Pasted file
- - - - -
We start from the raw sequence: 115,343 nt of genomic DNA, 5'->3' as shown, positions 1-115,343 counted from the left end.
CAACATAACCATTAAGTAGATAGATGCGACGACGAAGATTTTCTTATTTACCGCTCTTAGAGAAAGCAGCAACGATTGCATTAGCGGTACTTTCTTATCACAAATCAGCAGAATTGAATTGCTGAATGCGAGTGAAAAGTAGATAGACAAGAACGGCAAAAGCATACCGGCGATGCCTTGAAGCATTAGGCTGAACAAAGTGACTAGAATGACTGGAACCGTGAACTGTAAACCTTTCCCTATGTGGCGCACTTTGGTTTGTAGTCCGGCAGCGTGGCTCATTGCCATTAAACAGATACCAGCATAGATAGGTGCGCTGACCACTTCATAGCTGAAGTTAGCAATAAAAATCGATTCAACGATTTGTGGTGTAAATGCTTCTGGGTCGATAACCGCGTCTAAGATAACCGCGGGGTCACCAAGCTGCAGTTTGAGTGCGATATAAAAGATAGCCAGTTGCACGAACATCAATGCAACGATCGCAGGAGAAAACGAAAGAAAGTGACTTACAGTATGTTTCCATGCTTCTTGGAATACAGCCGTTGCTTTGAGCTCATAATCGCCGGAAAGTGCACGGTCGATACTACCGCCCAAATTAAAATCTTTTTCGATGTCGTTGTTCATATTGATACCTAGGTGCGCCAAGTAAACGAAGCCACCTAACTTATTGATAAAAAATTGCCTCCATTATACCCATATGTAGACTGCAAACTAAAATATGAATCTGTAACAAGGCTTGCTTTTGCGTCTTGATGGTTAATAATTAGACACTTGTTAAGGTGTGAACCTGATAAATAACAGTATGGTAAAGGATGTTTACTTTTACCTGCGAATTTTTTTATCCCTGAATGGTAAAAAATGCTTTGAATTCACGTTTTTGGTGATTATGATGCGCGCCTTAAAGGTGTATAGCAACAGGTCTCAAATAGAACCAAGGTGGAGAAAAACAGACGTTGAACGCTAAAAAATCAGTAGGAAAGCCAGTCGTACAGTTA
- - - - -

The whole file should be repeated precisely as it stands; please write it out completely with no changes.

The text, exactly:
We start from the raw sequence: 115,343 nt of genomic DNA, 5'->3' as shown, positions 1-115,343 counted from the left end.
CAACATAACCATTAAGTAGATAGATGCGACGACGAAGATTTTCTTATTTACCGCTCTTAGAGAAAGCAGCAACGATTGCATTAGCGGTACTTTCTTATCACAAATCAGCAGAATTGAATTGCTGAATGCGAGTGAAAAGTAGATAGACAAGAACGGCAAAAGCATACCGGCGATGCCTTGAAGCATTAGGCTGAACAAAGTGACTAGAATGACTGGAACCGTGAACTGTAAACCTTTCCCTATGTGGCGCACTTTGGTTTGTAGTCCGGCAGCGTGGCTCATTGCCATTAAACAGATACCAGCATAGATAGGTGCGCTGACCACTTCATAGCTGAAGTTAGCAATAAAAATCGATTCAACGATTTGTGGTGTAAATGCTTCTGGGTCGATAACCGCGTCTAAGATAACCGCGGGGTCACCAAGCTGCAGTTTGAGTGCGATATAAAAGATAGCCAGTTGCACGAACATCAATGCAACGATCGCAGGAGAAAACGAAAGAAAGTGACTTACAGTATGTTTCCATGCTTCTTGGAATACAGCCGTTGCTTTGAGCTCATAATCGCCGGAAAGTGCACGGTCGATACTACCGCCCAAATTAAAATCTTTTTCGATGTCGTTGTTCATATTGATACCTAGGTGCGCCAAGTAAACGAAGCCACCTAACTTATTGATAAAAAATTGCCTCCATTATACCCATATGTAGACTGCAAACTAAAATATGAATCTGTAACAAGGCTTGCTTTTGCGTCTTGATGGTTAATAATTAGACACTTGTTAAGGTGTGAACCTGATAAATAACAGTATGGTAAAGGATGTTTACTTTTACCTGCGAATTTTTTTATCCCTGAATGGTAAAAAATGCTTTGAATTCACGTTTTTGGTGATTATGATGCGCGCCTTAAAGGTGTATAGCAACAGGTCTCAAATAGAACCAAGGTGGAGAAAAACAGACGTTGAACGCTAAAAAATCAGTAGGAAAGCCAGTCGTACAGTTA